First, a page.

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"He works hard at both ends," Roest said. "He kills penalties, blocks shots and can play the power play. He always seems to be first in there on the puck, and hunts for pucks. I like the way he comes to play every game."
5. Tyler Johnson, C:
The 2011 free-agent signee is one of the swiftest skaters among Lightning prospects. He won the Les Cunningham Award as the AHL's most valuable player last season after scoring a league-high 37 goals and finishing with 65 points in 62 games for Syracuse. Johnson (5-9, 182) has 68 goals and 133 points in 137 AHL games. The 23-year-old played 14 games with the Lightning last season, scoring three goals and finishing with six points and a plus-3 rating.
"He's fast, makes things happen and is sound defensively; I didn't realize just how fast he was," Roest said. "Players today must be good at both ends of the rink, and Tyler has that ability."
6. Vladislav Namestnikov, C:
The 20-year-old nephew of former Detroit Red Wings forward Slava Kozlov sustained a shoulder injury in his first professional season in Syracuse but did manage seven goals, 21 points and 32 penalty minutes in 44 games. There's an outside chance Namestnikov (5-11, 171) sticks with the Lightning out of training camp, but it's more likely he spends another season in Syracuse.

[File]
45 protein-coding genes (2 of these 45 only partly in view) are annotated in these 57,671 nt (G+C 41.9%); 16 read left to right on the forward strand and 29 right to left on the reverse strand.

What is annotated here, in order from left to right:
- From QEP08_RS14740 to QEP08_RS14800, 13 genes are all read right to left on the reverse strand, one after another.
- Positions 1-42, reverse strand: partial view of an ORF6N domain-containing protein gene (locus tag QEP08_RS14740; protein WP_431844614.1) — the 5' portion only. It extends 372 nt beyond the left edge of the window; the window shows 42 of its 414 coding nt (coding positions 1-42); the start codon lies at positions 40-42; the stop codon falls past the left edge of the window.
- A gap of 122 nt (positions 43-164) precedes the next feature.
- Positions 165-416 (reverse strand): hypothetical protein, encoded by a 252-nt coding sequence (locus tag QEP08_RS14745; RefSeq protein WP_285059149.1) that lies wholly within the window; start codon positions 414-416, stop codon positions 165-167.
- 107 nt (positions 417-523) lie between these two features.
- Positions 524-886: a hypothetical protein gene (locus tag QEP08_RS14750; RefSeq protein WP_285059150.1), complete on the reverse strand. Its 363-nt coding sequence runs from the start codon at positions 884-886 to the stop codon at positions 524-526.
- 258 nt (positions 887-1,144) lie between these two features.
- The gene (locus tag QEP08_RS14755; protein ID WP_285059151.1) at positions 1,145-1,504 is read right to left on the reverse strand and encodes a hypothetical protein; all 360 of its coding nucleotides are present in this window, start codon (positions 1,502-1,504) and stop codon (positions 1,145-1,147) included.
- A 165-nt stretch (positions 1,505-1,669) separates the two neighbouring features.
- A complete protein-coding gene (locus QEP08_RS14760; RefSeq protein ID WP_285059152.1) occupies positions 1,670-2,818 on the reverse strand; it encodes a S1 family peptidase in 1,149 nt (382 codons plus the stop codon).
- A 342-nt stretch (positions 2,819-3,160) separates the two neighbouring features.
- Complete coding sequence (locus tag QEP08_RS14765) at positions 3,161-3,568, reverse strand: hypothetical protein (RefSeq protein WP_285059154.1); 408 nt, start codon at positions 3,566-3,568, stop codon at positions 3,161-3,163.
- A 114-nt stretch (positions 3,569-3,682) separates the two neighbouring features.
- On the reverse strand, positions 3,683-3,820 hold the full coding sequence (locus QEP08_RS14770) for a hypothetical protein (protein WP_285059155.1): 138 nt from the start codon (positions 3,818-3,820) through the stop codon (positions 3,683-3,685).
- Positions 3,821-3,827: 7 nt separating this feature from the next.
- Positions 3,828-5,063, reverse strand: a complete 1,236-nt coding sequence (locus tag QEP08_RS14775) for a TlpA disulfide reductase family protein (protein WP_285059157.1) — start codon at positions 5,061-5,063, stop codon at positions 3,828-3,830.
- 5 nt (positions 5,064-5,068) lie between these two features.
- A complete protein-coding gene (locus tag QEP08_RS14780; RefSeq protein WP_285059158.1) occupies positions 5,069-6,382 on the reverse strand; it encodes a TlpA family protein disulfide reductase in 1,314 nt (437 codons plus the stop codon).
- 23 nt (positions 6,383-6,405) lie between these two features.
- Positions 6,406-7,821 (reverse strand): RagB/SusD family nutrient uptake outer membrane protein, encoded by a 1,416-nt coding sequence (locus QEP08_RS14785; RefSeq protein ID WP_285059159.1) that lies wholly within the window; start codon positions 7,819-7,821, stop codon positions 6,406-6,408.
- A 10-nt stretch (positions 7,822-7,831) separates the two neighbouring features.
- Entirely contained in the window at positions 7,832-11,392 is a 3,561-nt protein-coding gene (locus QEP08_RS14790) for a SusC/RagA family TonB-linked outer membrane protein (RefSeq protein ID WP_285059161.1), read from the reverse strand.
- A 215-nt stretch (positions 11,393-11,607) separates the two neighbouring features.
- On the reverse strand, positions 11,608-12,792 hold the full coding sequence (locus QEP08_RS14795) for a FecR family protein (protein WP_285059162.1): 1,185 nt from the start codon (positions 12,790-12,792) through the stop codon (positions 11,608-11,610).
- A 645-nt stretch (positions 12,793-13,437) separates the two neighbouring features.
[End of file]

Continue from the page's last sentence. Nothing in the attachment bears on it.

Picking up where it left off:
"By the end of the season, he was the second-line center [in Syracuse] and working on the power play," Roest said. "He skates well and looks as if he can move out there. His vision is good and he makes plays and competes. He also goes into the corners. He's got to get stronger, but with more time and more pro games, I see a very bright future."
7. Andrej Sustr, D:
The 6-8, 225-pound defenseman was one of most sought-after college free agents out of the University of Nebraska-Omaha. Yzerman signed Sustr in March following his third collegiate season, during which he served as alternate captain, scored nine goals and finished with 25 points and 53 penalty minutes in 39 games. Sustr, a native of Plzen, Czech Republic, had 15 goals and 51 points in 111 games during his three seasons at UNO. The 22-year-old spent eight games with Syracuse and played in two games for the Lightning in 2012-13. He'll likely refine his game with the Crunch next season.